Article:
It’s that time of year again. The sun is shining, birds are singing, and here in Boston, we’re getting ready for the 121st Boston Marathon! This year we’re especially excited to have one of our very own taking on Boston’s famous 26.2.
Meet Mary Regan—runner, four-time marathon finisher, and all-around delightful person. Mary began running in middle school but, in her own words, “didn’t start taking it too seriously” until 2014.
Over the last three years, Mary has finished marathons in Chicago (twice!), Providence, and West Palm Beach. Though she’s loved them all, Boston is a big deal. “I could write a book on all the reasons the Boston Marathon is so special,” Mary says. Established in 1897, “It’s the oldest annual race in North America!” Plus, for a born-and-raised Massachusetts native, the Boston Marathon has particular significance. “I really can’t wait to run through my home state and the turns on the Hereford and Boylston Streets—just living through the race with the crowds and energy,” she says.
Plus, as though we needed another reason to love this historic race, the Boston Marathon raises millions for charity. In 2016 alone, its charity runners raised close to $30 million! Mary, who will be running Boston as one of two American Cancer Society-selected charity runners, has raised $7,500 of her $10,000 goal. Way to go Mary!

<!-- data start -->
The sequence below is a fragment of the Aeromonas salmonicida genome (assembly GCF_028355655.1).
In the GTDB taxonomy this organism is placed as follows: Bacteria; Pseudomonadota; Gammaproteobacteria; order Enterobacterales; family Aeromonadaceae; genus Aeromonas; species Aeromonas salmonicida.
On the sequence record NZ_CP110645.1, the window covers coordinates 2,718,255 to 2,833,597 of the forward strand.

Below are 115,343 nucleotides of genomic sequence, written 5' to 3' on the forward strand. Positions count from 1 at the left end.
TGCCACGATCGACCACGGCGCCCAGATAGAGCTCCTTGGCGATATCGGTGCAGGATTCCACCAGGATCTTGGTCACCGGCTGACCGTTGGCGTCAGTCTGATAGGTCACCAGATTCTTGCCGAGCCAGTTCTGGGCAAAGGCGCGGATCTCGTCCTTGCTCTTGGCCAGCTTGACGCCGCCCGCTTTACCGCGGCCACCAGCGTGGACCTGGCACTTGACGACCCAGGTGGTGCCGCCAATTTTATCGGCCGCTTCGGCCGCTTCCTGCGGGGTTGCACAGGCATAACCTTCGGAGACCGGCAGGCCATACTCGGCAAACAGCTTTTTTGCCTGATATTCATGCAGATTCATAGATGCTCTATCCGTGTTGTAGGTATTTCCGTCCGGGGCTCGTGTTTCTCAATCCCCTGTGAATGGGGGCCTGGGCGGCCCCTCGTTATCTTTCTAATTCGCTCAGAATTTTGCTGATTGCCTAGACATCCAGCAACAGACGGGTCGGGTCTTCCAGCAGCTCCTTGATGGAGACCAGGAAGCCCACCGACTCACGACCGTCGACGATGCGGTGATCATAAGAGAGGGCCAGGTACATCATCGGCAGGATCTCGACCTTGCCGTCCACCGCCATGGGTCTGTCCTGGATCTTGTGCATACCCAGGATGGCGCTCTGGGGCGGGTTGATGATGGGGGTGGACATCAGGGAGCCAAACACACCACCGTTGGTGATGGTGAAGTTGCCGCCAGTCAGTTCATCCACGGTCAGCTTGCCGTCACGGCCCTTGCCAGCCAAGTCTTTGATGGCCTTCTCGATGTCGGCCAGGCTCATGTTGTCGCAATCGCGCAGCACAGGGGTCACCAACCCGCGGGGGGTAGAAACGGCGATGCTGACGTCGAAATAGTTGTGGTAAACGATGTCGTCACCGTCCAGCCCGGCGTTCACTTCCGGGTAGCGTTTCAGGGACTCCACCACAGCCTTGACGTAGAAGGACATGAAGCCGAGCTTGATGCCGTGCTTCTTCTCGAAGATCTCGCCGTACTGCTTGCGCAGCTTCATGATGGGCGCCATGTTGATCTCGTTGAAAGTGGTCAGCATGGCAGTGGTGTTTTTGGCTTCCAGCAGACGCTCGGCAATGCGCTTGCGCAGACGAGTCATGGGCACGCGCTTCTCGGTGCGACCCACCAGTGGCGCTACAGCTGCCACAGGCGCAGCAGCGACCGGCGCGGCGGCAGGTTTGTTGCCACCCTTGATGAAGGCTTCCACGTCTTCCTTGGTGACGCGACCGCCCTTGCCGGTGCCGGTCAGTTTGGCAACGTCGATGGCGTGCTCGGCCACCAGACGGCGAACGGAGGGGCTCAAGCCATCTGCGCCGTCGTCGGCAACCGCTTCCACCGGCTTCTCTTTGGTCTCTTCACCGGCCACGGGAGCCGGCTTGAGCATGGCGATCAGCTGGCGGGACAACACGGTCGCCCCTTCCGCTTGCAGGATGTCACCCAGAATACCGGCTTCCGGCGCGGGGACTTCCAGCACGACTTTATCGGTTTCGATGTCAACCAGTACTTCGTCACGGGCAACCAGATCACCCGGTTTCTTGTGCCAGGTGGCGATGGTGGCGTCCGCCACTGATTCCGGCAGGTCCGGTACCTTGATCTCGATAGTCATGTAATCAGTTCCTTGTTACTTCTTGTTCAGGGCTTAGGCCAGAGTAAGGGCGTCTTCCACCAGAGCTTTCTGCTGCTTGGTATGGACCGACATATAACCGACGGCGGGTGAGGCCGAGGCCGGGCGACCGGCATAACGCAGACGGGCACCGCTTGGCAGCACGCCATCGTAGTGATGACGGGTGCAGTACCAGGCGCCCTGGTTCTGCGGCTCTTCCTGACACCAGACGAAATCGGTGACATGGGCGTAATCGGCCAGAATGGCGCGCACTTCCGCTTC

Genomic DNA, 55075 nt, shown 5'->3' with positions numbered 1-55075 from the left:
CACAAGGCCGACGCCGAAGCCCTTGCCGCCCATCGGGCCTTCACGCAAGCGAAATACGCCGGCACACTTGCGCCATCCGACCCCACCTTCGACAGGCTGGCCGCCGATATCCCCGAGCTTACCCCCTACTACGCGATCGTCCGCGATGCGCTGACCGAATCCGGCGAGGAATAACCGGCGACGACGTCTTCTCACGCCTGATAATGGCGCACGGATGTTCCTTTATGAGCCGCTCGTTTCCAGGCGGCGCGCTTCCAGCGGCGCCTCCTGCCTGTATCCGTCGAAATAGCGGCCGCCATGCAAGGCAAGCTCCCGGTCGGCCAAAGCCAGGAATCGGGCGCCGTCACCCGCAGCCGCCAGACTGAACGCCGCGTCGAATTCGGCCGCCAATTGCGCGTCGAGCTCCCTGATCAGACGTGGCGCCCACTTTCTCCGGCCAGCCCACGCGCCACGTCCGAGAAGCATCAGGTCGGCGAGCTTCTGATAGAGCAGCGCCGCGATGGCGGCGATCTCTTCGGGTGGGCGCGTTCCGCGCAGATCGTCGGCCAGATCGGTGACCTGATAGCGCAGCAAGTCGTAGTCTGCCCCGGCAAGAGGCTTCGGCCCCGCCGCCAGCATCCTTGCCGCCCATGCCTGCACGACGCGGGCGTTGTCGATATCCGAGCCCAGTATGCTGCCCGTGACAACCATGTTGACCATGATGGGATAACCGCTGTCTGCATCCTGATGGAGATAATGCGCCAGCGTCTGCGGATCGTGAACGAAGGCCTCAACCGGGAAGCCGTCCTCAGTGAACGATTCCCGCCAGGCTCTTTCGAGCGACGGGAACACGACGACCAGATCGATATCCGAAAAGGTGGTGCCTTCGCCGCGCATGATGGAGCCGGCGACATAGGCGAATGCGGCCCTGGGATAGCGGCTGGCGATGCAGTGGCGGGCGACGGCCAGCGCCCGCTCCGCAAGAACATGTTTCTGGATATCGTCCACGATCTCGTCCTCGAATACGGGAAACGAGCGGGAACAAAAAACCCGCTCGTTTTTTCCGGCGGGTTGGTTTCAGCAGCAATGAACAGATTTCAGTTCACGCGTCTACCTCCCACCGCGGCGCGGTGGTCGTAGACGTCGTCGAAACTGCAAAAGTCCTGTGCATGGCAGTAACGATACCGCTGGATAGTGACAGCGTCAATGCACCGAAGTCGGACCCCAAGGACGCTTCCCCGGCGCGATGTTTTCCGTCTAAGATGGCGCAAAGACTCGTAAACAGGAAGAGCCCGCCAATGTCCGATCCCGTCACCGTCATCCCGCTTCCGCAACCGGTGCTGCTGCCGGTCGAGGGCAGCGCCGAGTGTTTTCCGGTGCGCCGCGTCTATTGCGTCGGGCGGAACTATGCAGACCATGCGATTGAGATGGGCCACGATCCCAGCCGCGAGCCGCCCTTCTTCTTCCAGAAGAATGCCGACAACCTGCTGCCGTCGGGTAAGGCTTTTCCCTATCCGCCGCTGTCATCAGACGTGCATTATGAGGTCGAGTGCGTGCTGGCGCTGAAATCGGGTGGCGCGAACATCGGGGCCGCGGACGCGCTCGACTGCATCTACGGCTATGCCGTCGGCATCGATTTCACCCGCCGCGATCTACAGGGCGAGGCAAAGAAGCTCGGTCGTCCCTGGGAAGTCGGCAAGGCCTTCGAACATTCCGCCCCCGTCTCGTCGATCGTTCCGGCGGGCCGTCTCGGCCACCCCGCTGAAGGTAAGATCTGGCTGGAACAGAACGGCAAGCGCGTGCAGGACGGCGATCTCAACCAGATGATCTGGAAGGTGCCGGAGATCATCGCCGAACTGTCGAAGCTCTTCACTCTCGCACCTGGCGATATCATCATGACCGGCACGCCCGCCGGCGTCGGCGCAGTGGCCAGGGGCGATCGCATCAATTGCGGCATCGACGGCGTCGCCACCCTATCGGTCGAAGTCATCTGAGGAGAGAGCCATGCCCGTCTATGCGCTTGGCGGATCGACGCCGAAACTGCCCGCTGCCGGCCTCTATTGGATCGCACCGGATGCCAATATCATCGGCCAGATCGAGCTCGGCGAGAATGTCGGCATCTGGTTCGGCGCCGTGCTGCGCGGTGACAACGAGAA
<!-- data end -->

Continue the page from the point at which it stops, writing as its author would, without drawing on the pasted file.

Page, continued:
A veteran marathoner, she couldn’t be more excited for race day. However, as with all marathons, Boston has its grueling stretches. When asked about what she’s most nervous about, Mary doesn’t miss a beat, “Heartbreak Hill! If I survive that I can survive anything. What makes it so daunting is that it doesn’t come until mile 21, and the first half of the race is mostly downhill, so it’s very late elevation gain.”
So, what’s next for Mary? “My goal is to run all six of the World Marathon Majors in my life.” Mary says, referring to Berlin, Boston, Chicago, London, New York City, and Tokyo. “I’m actually running Chicago and NYC this year, which makes for a huge commitment within a calendar year. But I’m excited—I might need new hips, knees and feet by 2018, but I’ll have run half of the Majors so it will be worth it!”